The Beginning Of A New Lawn

When it comes to residential lawns, always look to the soil first to help determine the quality of your lawn. If the soil isn't nutrient-rich loam or topsoil, it can still be salvaged to make a great lawn. This is usually true in western North America where the growing season is short and a lawn has to roll with the punches of drought and arid climate. Ideally, if the lawn is new, this is the time to consider at least an inch to an inch and a half of top soil as a base. Be sure to remove all of the root systems in existing soil before adding a layer of top soil or loam. Next comes the grass seed. The soil can be seeded manually or with an automatic seeder for a more even layer of seed. This should be done at the beginning of a growing season or shortly before the end.

The Organic Lawn

The Organic Lawn Care Manual: A Natural, Low-Maintenance System for a Beautiful, Safe Lawn
The Organic Lawn Care Manual: A Natural, Low-Maintenance System for a Beautiful, Safe Lawn

Tukey, the editor and publisher of People, Places & Plants magazine, offers gardeners what he calls "how-to methods for safe, effective lawn care" and avoiding the use of chemicals. He explains how to evaluate lawn-care needs, how grass grows (what he labels grass anatomy), how to create healthy soil, and how to select grass that is drought tolerant and disease and pest resistant. There are chapters on starting a lawn from scratch or refurbishing an existing lawn, making the transition from synthetic fertilizers and pesticides, watering, weeding, dealing with pests and diseases, and mowing and maintenance.


Seeding And Germinating

One method to getting seed to grow faster is to use a large poly tarp to cover the newly seeded soil. This helps prevent wind from carrying off soil and seed. Be sure to give it the very first light spray of water before covering. The heat from the sun will begin to germinate the seeds after a few days, depending on type of grass seed and the weather. Don't forget to remove the tarp as soon as shoots of green are observed. For existing lawns, it's a good idea to use a rototiller on the soil before reseeding and germinating. Rototilling insures all root systems have been removed.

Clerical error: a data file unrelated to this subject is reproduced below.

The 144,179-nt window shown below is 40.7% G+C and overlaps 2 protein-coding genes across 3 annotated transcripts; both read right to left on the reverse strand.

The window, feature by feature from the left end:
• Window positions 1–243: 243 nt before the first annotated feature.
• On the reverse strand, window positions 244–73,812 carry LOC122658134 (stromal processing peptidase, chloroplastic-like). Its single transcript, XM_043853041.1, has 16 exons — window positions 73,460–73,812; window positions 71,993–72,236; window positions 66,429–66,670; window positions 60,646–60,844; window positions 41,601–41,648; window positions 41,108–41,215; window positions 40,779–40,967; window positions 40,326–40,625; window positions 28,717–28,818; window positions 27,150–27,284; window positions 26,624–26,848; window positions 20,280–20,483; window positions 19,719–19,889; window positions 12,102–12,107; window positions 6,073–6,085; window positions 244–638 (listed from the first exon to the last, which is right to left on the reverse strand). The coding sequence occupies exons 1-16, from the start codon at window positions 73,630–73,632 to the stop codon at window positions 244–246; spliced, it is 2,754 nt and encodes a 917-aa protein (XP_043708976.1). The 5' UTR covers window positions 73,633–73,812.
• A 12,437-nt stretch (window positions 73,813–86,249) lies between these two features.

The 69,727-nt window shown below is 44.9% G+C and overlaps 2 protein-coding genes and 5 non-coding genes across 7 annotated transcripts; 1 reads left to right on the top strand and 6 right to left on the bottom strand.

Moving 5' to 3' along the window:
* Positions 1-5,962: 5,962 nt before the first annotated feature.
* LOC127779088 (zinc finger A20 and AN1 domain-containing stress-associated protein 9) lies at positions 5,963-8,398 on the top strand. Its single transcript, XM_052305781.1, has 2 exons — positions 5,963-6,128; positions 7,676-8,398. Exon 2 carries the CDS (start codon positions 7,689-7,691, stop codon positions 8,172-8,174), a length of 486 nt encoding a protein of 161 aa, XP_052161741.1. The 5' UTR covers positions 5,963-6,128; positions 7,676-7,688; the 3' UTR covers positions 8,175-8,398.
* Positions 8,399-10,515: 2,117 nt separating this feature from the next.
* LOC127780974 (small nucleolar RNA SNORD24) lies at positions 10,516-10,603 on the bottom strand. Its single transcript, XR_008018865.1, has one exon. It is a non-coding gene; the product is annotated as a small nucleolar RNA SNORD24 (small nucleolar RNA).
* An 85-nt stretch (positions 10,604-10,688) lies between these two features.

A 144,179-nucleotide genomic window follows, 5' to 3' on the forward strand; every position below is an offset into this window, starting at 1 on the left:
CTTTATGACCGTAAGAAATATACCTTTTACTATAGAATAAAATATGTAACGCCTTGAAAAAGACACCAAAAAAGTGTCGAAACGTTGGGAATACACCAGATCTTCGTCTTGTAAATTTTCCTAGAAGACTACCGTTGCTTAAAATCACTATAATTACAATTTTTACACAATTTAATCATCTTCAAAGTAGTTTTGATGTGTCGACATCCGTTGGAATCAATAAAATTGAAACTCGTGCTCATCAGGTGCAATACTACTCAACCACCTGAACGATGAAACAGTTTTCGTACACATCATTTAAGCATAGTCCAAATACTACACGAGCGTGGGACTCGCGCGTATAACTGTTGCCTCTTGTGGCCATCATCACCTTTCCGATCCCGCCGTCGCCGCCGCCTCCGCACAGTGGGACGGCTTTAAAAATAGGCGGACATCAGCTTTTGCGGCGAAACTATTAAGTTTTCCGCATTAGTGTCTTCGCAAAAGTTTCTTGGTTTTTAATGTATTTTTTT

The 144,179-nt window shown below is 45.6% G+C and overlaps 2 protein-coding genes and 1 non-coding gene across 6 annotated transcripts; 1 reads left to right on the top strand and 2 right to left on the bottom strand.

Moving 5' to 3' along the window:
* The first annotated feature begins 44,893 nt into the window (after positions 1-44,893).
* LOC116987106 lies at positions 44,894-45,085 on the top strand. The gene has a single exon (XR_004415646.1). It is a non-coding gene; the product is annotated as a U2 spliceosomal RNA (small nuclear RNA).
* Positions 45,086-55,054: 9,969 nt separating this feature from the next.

The Real Work Of A Beautiful Lawn

once you have it keep it beautiful

Once the lawn begins to sprout little blades, it's important to give it a light watering. Use a gentle spray until blades are sturdier. Grass should be allowed to grow no more than an inch before it is mowed. Mowing isn't a slash and burn process. It should be done carefully; ideally, with a mulching mower to avoid a build-up of thatch that will later require a strong cavex rake to remove. How often mowing is necessary depends on the growth of the grass.

Fertilize at least once or twice a year. Use fertilizer with correct nitrogen, potassium and phosphorus values and lawn chemicals that are environmentally safe and don't run off into groundwater. Your landscape supply store can help you make the right choices for both grass seed and the fertilizer to keep it lush and healthy.